Why Must I Keep Re-learning Important Life Lessons?

Inspiration into Action | Happy Living“Our greatest fear should not be failure, but succeeding at things that do not matter.”
(Francis Chan)

Earlier this summer I had to re-learn a lesson about paying attention to those things in my life that are most important to me. In Turning Inspiration into Action, I wrote about a process I use for deciding what is important to me and what is not.

I define spirituality as discovering and cultivating the inner being that is my unique soul. It is a practice of awareness. It is noticing whether energy is coming from my mind or is generated from deep within my soul. Through my practice of reflection (slowing down, being quiet, and listening for my heart to show me the way), I created The Seven Wonders of My Life, which act as my filters and allow me to compare any new inspiration against what’s fundamentally important to me.

My Seven Wonders are:

  1. My one true love
  2. My family
  3. My friends
  4. Fitness
  5. Finance
  6. Adventure
  7. Business

Here’s what happened this summer. Our girls were away at camp for ten days. My beautiful wife Dani and I decided to spend our ninth annual honeymoon at our home, just the two of us. After we picked up the girls from camp and resumed the normalcy of summer, Dani said she was disappointed that I hadn’t changed my daily routine, at all, during our honeymoon. She had expected we’d spend more time together than usual. You can imagine how disappointed I was in myself that I had been so unaware of her feelings, and that I’d lost focus on my number one Wonder.

At the same time, I was reading a wonderful book by Gary Keller and Jay Papasan called The ONE Thing: The Surprisingly Simple Truth Behind Extraordinary Results. Gary and Jay reminded me in another way just how important awareness and prioritizing are for creating a more meaningful, successful and happy life (and marriage). Here are the excerpts that delivered the powerful lesson when I needed to hear it most.

In your personal world, awareness is the essential ingredient. Awareness of your spirit and body, awareness of your family and friends, awareness of your personal needs—none of these can be sacrificed if you intend to “have a life,” so you can never forsake them for work or one for the other.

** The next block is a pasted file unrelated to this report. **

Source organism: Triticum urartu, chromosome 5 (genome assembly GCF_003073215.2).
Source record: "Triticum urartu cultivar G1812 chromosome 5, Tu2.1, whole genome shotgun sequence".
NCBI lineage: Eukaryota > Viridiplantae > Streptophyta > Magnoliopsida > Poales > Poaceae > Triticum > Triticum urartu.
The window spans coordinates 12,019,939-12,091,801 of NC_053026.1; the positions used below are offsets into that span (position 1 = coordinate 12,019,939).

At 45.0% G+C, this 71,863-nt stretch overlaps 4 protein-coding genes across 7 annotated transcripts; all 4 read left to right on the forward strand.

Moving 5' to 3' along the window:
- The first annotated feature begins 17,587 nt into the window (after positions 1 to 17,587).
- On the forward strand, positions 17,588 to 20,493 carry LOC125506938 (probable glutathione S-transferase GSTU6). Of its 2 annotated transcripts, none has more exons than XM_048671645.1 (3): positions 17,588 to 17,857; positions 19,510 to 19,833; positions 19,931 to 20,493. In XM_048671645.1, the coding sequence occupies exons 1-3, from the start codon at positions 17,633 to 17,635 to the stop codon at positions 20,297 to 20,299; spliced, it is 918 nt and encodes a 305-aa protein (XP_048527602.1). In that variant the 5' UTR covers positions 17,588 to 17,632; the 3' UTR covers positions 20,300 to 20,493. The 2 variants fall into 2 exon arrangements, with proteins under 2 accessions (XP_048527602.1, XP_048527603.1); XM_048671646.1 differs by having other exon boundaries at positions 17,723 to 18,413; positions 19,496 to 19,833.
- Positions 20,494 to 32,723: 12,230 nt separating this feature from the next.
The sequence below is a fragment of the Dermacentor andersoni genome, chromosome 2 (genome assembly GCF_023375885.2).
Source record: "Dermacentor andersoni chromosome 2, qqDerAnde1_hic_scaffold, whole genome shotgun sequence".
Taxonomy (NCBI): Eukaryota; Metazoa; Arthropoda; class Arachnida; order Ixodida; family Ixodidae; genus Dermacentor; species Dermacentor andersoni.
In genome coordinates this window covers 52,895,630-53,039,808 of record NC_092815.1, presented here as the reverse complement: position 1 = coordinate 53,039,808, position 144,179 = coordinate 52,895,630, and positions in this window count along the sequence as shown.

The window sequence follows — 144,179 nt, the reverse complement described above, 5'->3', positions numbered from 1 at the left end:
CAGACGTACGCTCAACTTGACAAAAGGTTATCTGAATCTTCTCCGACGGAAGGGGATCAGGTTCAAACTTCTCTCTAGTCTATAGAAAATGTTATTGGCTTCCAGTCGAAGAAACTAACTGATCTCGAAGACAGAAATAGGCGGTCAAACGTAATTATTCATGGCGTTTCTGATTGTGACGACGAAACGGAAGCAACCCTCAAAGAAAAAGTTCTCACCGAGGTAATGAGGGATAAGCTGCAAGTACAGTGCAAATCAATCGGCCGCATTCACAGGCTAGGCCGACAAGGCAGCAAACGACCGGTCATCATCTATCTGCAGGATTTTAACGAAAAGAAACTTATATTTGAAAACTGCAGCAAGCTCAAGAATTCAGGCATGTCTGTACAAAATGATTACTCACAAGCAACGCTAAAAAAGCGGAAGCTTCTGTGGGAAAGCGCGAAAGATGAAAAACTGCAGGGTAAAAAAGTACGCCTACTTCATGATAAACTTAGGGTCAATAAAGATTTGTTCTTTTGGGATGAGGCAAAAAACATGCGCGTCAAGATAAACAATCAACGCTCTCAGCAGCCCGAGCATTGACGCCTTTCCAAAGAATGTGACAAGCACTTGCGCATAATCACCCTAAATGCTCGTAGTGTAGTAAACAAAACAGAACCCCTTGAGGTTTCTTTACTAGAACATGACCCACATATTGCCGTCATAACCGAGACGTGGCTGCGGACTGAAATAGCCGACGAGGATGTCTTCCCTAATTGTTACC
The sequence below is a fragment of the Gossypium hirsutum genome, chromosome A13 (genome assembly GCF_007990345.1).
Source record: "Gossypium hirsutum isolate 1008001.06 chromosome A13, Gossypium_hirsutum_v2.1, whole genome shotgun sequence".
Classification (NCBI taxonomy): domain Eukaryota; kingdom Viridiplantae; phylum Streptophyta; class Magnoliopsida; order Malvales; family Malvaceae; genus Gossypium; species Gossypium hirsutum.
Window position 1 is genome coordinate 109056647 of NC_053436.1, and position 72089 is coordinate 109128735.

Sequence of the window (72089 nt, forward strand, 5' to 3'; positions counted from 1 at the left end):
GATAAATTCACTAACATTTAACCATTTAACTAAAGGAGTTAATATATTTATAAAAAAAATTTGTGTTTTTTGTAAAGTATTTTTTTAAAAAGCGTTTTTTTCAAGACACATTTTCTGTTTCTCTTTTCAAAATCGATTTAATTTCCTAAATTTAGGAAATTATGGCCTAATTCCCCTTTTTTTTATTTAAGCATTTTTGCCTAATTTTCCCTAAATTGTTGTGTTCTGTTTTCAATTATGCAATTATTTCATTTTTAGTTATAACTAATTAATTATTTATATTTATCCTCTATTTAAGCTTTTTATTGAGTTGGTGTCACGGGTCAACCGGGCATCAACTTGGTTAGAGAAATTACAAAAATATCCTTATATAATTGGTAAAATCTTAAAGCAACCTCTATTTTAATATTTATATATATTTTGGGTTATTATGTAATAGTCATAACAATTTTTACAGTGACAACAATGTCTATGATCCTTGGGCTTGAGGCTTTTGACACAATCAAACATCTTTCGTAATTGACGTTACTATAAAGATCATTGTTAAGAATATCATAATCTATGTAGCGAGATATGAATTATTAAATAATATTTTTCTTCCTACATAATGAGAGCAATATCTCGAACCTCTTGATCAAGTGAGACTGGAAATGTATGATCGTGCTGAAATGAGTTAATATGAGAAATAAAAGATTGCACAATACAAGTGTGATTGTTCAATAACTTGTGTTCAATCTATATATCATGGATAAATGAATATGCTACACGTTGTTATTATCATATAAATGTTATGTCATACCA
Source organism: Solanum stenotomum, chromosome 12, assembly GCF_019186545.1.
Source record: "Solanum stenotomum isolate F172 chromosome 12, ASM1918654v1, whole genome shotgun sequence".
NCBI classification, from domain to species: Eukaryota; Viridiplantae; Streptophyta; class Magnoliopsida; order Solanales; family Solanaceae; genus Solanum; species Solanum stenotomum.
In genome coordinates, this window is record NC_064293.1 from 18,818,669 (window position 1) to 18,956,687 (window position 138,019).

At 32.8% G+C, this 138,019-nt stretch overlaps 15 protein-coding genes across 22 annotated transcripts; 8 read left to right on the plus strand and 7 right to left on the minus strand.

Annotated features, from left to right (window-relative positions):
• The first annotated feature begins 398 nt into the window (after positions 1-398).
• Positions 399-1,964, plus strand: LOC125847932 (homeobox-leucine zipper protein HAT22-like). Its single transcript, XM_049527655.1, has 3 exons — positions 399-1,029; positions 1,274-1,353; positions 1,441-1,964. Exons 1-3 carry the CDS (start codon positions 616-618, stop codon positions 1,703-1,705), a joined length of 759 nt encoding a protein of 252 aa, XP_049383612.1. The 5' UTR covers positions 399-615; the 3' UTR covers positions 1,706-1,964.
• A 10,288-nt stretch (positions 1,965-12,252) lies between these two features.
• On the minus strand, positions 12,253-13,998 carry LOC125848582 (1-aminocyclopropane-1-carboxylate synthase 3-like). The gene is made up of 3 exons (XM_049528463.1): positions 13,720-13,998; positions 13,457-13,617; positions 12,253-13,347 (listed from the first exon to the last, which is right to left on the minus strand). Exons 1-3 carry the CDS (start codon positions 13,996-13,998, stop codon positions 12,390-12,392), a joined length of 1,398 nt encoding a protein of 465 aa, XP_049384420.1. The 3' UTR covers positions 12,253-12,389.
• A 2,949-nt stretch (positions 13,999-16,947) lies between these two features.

Imagine life is a game in which you are juggling five balls. The balls are called work, family, health, friends, and integrity. And you’re keeping all of them in the air. But one day you finally come to understand that work is a rubber ball. If you drop it, it will bounce back. The other four balls—family, health, friends, integrity—are made of glass. If you drop one of these, it will be irrevocably scuffed, nicked, perhaps even shattered.

Wow. I had slipped, yet again, into paying too much attention to my work, the rubber ball, and I was at risk of dropping and shattering my relationship with the love of my life. Even during our honeymoon!

First, I offered Dani my sincere apology and vowed to do better. Then I shared an idea that to fulfill our wish of spending more time together, we could reinstate date night, which we used to have on a fairly regular basis earlier in our marriage. She loved the idea and I loved having the chance to show her just how much I love her and our time together. This time I’ve added a few tools to help me succeed. First, Dani and I discussed what we wanted to spend more time doing together, and I made a Date List that I keep on my smart phone. I’ll keep adding to the list as we explore and discover new things we both enjoy. Second, I am using Google Calendar to schedule our dates and automatically notify Dani too. This helps me because the moment I think about another date idea, I schedule it immediately so it doesn’t become lost in the busy-ness of life. When Dani is both available and likes the idea, she just accepts the invitation and our date is confirmed.

So far, we’ve discovered a wonderful little movie theater; a new lunch place; and have enjoyed boating to breakfast dates together. I am so grateful to my summer school teachers, Gary, Jay, and Dani herself, for reminding me of my own advice. They re-taught me the important lesson of slowing down, being aware, and paying attention to the cherished glass balls of my life.

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